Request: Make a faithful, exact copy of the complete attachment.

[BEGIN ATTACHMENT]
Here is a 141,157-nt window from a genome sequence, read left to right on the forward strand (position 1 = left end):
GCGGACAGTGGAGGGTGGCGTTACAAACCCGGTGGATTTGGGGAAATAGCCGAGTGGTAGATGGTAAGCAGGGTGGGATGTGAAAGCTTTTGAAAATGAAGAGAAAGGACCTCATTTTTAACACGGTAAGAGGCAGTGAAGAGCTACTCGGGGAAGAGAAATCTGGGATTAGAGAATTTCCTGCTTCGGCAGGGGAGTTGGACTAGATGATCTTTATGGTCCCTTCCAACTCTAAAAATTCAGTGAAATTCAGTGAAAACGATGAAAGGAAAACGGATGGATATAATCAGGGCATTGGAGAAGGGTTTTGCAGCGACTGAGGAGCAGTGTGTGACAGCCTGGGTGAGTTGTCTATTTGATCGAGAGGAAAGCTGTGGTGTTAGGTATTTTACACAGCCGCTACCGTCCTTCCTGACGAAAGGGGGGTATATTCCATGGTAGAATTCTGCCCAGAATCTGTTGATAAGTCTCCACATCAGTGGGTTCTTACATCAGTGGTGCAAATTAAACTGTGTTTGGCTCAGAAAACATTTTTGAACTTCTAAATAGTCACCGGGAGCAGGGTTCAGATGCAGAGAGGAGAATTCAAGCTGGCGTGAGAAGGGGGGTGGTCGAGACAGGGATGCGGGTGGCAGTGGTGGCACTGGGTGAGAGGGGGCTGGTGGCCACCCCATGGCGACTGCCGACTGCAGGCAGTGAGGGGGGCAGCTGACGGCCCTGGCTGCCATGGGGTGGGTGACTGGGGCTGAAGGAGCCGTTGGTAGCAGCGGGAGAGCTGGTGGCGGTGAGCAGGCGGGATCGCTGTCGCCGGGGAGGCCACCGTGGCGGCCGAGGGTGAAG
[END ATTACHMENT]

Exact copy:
Here is a 141,157-nt window from a genome sequence, read left to right on the forward strand (position 1 = left end):
GCGGACAGTGGAGGGTGGCGTTACAAACCCGGTGGATTTGGGGAAATAGCCGAGTGGTAGATGGTAAGCAGGGTGGGATGTGAAAGCTTTTGAAAATGAAGAGAAAGGACCTCATTTTTAACACGGTAAGAGGCAGTGAAGAGCTACTCGGGGAAGAGAAATCTGGGATTAGAGAATTTCCTGCTTCGGCAGGGGAGTTGGACTAGATGATCTTTATGGTCCCTTCCAACTCTAAAAATTCAGTGAAATTCAGTGAAAACGATGAAAGGAAAACGGATGGATATAATCAGGGCATTGGAGAAGGGTTTTGCAGCGACTGAGGAGCAGTGTGTGACAGCCTGGGTGAGTTGTCTATTTGATCGAGAGGAAAGCTGTGGTGTTAGGTATTTTACACAGCCGCTACCGTCCTTCCTGACGAAAGGGGGGTATATTCCATGGTAGAATTCTGCCCAGAATCTGTTGATAAGTCTCCACATCAGTGGGTTCTTACATCAGTGGTGCAAATTAAACTGTGTTTGGCTCAGAAAACATTTTTGAACTTCTAAATAGTCACCGGGAGCAGGGTTCAGATGCAGAGAGGAGAATTCAAGCTGGCGTGAGAAGGGGGGTGGTCGAGACAGGGATGCGGGTGGCAGTGGTGGCACTGGGTGAGAGGGGGCTGGTGGCCACCCCATGGCGACTGCCGACTGCAGGCAGTGAGGGGGGCAGCTGACGGCCCTGGCTGCCATGGGGTGGGTGACTGGGGCTGAAGGAGCCGTTGGTAGCAGCGGGAGAGCTGGTGGCGGTGAGCAGGCGGGATCGCTGTCGCCGGGGAGGCCACCGTGGCGGCCGAGGGTGAAG